"[The district] is deeply saddened to learn of the death of one of our students. We extend our sincere condolences to the student’s family, friends, teachers, and classmates."

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Texas Department of Criminal Justice via AP

Second Man Convicted In The 1998 Death Of James Byrd Jr To Be Executed

In 1998, Jasper, Texas became the epicenter of the nation when James Byrd Jr's dismembered body was found outside of a predominately black church. The rest of his body was found about a mile and a half away.

Byrd was beaten by three white supremacists men and tied to the back of a pick-up truck and reportedly dragged three miles. All men were found guilty for his brutal murder. One was sentenced to life in prison, one was executed in 20111 and another will be put to death today (April 24).

According to CNN, Jon William King, 44 who's been on death row for 20 years, will die by lethal injection.

King has long maintained coconspirator Shawn Berry was solely responsible for Byrd's death. King has appealed his conviction, alleging ineffectiveness from his defense team. The U.S. Supreme Court declined to hear his case last October.

In 2011, Lawrence Russell Brewer was executed and Shawn Berry was sentenced to life. While murders are devastating, Byrd's dragging death placed a blinding spotlight on the racial tension in America. The fallout from the case helped to pass the nation's hate crime bill, named after both Byrd and Matthew Shepard, a gay Wyoming teen who was viciously beaten to death.

Byrd's family, however, have opposed the death penalty and made it clear they would prefer that King be sentenced to life in prison. Byrd's son Ross has been quoting saying, "You cannot fight murder with murder."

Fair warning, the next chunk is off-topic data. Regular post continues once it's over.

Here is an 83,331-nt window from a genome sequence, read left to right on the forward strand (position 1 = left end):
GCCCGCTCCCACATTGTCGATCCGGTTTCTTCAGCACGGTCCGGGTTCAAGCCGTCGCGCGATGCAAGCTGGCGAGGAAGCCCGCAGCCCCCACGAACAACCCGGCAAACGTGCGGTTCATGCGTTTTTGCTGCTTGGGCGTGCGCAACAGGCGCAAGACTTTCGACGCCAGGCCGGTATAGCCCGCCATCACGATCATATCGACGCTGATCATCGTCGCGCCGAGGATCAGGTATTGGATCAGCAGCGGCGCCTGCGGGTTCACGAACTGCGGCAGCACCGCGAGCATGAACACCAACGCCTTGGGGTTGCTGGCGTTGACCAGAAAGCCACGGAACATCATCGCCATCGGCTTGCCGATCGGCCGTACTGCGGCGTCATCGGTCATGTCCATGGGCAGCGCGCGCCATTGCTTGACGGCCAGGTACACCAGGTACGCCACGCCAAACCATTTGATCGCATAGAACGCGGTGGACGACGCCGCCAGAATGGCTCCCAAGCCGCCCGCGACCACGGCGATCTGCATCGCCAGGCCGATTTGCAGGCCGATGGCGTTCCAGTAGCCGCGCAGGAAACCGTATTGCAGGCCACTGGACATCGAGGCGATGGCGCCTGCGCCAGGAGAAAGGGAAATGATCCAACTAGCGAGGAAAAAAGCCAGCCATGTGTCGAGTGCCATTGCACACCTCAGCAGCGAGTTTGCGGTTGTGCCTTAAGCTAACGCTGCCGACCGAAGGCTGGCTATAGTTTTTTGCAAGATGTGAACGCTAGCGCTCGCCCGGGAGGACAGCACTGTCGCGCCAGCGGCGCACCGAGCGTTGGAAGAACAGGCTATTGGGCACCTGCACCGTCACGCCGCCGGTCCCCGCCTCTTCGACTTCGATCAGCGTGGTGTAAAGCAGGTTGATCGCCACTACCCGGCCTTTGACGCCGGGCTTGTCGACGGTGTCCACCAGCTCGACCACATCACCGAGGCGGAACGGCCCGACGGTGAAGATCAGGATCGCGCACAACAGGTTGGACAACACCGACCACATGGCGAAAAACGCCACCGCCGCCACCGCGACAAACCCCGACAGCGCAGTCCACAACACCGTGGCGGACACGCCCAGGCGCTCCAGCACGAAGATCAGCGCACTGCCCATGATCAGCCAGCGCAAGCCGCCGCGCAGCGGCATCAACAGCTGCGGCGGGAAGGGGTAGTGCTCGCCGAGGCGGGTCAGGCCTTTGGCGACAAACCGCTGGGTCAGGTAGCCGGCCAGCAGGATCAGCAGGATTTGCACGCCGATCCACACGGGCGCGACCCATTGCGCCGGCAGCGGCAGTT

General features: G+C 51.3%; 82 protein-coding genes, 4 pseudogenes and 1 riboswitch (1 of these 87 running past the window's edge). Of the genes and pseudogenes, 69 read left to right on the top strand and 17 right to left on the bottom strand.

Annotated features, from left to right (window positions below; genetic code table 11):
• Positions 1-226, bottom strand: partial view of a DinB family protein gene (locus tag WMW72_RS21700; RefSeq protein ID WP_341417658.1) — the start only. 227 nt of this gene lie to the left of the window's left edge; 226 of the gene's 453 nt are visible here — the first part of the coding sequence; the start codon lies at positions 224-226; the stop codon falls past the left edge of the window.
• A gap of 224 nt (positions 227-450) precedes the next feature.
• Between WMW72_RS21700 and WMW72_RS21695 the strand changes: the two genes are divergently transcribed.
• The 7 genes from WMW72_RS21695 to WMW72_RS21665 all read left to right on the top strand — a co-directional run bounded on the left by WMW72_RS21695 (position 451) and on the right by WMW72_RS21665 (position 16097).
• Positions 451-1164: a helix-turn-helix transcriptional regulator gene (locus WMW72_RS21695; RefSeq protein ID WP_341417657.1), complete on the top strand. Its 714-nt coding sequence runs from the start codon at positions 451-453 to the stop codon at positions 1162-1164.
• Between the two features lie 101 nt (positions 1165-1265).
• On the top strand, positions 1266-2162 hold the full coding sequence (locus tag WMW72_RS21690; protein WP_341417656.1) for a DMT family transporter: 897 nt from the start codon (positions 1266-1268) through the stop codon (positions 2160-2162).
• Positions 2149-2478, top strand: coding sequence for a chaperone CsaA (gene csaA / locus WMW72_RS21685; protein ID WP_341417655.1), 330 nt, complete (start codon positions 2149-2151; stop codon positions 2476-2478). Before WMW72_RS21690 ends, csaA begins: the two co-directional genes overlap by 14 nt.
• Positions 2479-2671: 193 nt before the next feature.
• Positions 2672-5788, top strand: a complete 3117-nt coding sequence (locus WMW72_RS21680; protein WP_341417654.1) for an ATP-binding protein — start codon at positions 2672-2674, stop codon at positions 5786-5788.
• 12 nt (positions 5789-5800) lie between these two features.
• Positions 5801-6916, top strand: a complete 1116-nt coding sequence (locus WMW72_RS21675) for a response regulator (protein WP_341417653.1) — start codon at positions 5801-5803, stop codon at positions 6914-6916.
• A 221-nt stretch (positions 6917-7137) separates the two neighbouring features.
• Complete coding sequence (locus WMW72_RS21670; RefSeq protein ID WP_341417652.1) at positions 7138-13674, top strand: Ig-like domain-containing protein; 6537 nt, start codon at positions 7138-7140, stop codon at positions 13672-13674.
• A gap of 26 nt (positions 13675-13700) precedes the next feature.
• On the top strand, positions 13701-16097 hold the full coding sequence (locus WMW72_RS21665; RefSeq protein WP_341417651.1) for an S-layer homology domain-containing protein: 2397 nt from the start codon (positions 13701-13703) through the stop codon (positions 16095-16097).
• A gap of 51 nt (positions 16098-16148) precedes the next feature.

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Charles Eckert

Chanel Lewis Sentenced To Life In Prison For Murder Of Queens Jogger

A New York judge sentenced the man accused of sexually assaulting and murdering a Queens jogger to life in prison Tuesday, (April 23) despite there being accusations of a coerced confession and jury misconduct.

Cheers broke out inside a courtroom when 22-year-old Chanel Lewis learned his fate. He spoke briefly in court apologizing to the victim's family. “I’m innocent,” Lewis said. “I’m sorry for the family’s loss, but I didn’t do this.”

The victim, Karina Vetrano, 30, went jogging on a park trail in Howard Beach, Queens in August 2016 when prosecutors say she was sexually assaulted and brutally murdered. Her body was discovered in August 2016 by her father.

Lewis' sentencing was initially postponed amid accusations of jury misconduct. However, Judge Michael Aloise decided Monday to move forward with the sentencing. Lewis' first trial resulted in a hung jury and his defense team stated that a desire to swiftly put the case away led to Tuesday's sentencing.

“While there is no denying that Karina Vetrano’s death is tragic and that her family and friends suffered a great loss, every aspect of this case – from the police investigation to jury deliberations – was propelled by a desire to convict at all costs,” The Legal Aid Society, which represents Lewis, said in a statement.

Lewis' defense argued his two-taped confessions were coerced and there wasn't enough DNA evidence linking him to the crime. During the confession, Lewis reportedly said he was upset at his neighbor for playing loud music and when he saw Vetrano he "lost it."

He said he strangled the jogger but didn't sexually assault her. His defense team argued the DNA evidence wasn't gathered properly and didn't match the victim's injuries.